Profound theological truths expressed in Glykophilousa icon

Image

Profound theological truths expressed in Glykophilousa icon

The icon of the Glykophilousa, the Sweetly Kissing, shows the bond of love between the Theotokos and her son and the physical expression of that love in a tender kiss. Often the Mother of God has a sombre, reflective expression, and her infant Son touches her face to comfort her.

This theological icon proclaims the mystery of the Incarnation. It points to the living, human relationship between mother and son. The infant’s hand is the hand of the Logos, cherishing the finest fruit of his creative love. Her embrace enfolds the Uncircumscribable whom heaven and earth cannot contain. The Glykophilousa shows Christ as a human child, relating to his mother as any other human child does, but also as a divine person whose every human expression, action, gesture reveals something of the Godhead.

This icon is virtually the obverse of the Hodegetria in which the Virgin points to her son as the way, the truth, and the life. Here she gazes at Jesus, not out of the icon at us. She does not point to him, she embraces and kisses him. And the infant is caught in movement as he turns in her arms, returning her embrace, his hand rising up to touch her cheek, drawing our awareness back to her. He does not point to her, he touches her tenderly, with loving trust.

As we contemplate the cyclic interplay of divine and human love, of mother and son, our own humanity is interpreted by the relation between.

Blackwell’s Dictionary of Eastern Christianity (Edited by Ken Parry, David J. Melling, Dimitri Brady, Sidney H. Griffith and John F. Healey).

2011 Archpastoral Letter from Metropolitan Jonah on the Feast of Christ’s Nativity

To the Very Reverend and Reverend Clergy, Monastics, and Faithful of The Orthodox Church in America

Nativity Icon

Dearly beloved in the Lord,

Christ is Born!

I greet you with the love, joy and hope that is so graciously granted to us with the Incarnation of Our Lord and Savior Jesus Christ.

Today, we celebrate the “Winter Pascha,” proclaiming that God is indeed with us! Today, the only-begotten Son of God takes on our human nature, enabling us to become partakers of His divine nature. Today, the Law and the Prophets are fulfilled as, in the “fullness of time,” the long-awaited Messiah ushers in that peace which is beyond all understanding!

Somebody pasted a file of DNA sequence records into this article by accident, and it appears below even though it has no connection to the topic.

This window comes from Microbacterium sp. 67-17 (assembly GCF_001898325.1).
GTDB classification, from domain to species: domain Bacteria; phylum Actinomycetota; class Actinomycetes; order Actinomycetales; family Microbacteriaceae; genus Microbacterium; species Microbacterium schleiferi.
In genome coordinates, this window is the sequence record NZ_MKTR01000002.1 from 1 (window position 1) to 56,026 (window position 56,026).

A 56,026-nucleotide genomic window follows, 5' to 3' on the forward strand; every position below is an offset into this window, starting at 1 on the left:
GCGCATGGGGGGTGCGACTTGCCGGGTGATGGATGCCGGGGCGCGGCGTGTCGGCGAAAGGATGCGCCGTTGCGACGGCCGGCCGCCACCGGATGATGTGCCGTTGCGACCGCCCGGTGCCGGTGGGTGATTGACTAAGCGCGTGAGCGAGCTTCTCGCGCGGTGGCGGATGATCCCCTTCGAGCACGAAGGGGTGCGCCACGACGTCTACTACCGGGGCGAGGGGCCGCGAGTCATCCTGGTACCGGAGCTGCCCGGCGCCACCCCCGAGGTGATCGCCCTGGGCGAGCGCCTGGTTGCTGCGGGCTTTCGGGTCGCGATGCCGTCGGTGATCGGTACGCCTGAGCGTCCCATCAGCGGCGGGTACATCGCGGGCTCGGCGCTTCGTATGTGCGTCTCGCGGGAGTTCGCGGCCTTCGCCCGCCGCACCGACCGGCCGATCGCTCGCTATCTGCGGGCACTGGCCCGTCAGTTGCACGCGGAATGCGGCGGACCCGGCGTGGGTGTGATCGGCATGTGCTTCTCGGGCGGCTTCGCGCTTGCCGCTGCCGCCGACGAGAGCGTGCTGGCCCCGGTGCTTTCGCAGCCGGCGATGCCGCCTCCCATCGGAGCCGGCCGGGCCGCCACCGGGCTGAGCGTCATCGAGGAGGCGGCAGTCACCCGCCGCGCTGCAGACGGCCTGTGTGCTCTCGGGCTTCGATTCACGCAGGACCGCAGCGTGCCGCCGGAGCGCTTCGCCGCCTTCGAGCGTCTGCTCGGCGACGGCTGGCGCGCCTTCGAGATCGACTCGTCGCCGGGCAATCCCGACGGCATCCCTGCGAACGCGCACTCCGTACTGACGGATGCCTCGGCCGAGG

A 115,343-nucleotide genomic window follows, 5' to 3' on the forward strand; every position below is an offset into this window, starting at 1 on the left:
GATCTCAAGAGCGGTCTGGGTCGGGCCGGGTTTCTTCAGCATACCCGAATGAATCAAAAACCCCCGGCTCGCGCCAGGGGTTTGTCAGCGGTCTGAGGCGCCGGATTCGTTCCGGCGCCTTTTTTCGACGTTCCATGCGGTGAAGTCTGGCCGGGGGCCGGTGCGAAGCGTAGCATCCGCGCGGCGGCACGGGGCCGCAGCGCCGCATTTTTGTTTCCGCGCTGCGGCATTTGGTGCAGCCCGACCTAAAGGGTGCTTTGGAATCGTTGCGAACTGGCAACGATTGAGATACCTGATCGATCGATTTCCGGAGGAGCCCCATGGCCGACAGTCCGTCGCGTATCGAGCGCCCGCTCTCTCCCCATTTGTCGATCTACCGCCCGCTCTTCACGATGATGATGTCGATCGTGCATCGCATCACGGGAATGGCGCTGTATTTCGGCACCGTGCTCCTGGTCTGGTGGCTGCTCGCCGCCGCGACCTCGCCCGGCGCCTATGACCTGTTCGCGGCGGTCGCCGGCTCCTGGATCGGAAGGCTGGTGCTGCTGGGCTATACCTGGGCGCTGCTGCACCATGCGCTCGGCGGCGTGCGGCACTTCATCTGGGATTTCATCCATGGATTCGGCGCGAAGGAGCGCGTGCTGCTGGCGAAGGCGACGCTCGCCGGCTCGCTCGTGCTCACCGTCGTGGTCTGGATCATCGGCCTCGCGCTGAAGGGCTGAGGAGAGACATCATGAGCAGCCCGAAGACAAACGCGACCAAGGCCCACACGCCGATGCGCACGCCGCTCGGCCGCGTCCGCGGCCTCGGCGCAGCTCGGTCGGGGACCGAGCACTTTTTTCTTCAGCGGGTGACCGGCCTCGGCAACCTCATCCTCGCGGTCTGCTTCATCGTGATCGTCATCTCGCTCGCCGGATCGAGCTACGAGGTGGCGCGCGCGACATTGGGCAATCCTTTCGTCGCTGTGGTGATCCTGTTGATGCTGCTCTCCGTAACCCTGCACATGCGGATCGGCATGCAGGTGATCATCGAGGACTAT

And today, we celebrate that for which we have prepared during the Nativity Fast. Our fasting, intensified prayer, and almsgiving find their meaning and fulfillment in the Mystery of the Incarnation: All that we have is a gift from God, given to us as faithful stewards, that we might proclaim God’s very presence in our midst. Our calling is to “incarnate” the Incarnate Word into our lives, our actions, our very being, at all times, and in everything we do. This, to be sure, is not easy. The world will challenge those who embrace “The Way” at every turn. Yet, it is the world that, in its self-proclaimed emptiness, precisely reveals its thirst for “something more,” a “sign” or “reality” that gives meaning to life beyond the superficial trappings of the “holiday season.”

In rendering thanks to God for His manifest love for His People, and in strengthening ourselves to proclaim the Incarnation in our lives, it is crucial for every member of the Church to discern his or her gifts and to employ them for the building up of the Body of Christ. How? One of the Nativity hymns gives us a clue.

What shall we offer Thee, O Christ, Who for our sake has appeared on earth as man?
Every creature which Thou hast made offers thanks.
The angels offer Thee a song. The heavens, their star. The wise men, their gifts. The shepherds, their wonder.
The earth, its cave. The wilderness, the manger.
And we offer Thee a Virgin Mother!